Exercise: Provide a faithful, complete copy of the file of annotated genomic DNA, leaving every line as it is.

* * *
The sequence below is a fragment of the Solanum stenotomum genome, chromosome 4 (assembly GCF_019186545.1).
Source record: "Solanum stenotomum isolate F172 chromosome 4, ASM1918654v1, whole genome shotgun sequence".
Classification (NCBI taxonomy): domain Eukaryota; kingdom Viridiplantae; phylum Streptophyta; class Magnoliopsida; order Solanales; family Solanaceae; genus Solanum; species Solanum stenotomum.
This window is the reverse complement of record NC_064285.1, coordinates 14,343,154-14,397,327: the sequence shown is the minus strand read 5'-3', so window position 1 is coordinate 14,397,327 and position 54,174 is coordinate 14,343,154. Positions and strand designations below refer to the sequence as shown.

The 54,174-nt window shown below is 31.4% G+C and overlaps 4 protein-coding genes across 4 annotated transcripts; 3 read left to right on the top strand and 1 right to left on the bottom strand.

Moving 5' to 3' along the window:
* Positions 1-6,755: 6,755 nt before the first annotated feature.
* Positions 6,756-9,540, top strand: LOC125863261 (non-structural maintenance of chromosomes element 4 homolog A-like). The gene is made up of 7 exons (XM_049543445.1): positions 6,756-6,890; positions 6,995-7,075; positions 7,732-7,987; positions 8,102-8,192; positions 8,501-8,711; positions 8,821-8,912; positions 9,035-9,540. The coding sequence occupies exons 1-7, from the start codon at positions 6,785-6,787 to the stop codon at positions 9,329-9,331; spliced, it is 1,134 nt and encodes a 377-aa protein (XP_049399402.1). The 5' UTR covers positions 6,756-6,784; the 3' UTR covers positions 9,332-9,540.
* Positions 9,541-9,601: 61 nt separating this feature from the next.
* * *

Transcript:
The sequence below is a fragment of the Solanum stenotomum genome, chromosome 4 (assembly GCF_019186545.1).
Source record: "Solanum stenotomum isolate F172 chromosome 4, ASM1918654v1, whole genome shotgun sequence".
Classification (NCBI taxonomy): domain Eukaryota; kingdom Viridiplantae; phylum Streptophyta; class Magnoliopsida; order Solanales; family Solanaceae; genus Solanum; species Solanum stenotomum.
This window is the reverse complement of record NC_064285.1, coordinates 14,343,154-14,397,327: the sequence shown is the minus strand read 5'-3', so window position 1 is coordinate 14,397,327 and position 54,174 is coordinate 14,343,154. Positions and strand designations below refer to the sequence as shown.

The 54,174-nt window shown below is 31.4% G+C and overlaps 4 protein-coding genes across 4 annotated transcripts; 3 read left to right on the top strand and 1 right to left on the bottom strand.

Moving 5' to 3' along the window:
* Positions 1-6,755: 6,755 nt before the first annotated feature.
* Positions 6,756-9,540, top strand: LOC125863261 (non-structural maintenance of chromosomes element 4 homolog A-like). The gene is made up of 7 exons (XM_049543445.1): positions 6,756-6,890; positions 6,995-7,075; positions 7,732-7,987; positions 8,102-8,192; positions 8,501-8,711; positions 8,821-8,912; positions 9,035-9,540. The coding sequence occupies exons 1-7, from the start codon at positions 6,785-6,787 to the stop codon at positions 9,329-9,331; spliced, it is 1,134 nt and encodes a 377-aa protein (XP_049399402.1). The 5' UTR covers positions 6,756-6,784; the 3' UTR covers positions 9,332-9,540.
* Positions 9,541-9,601: 61 nt separating this feature from the next.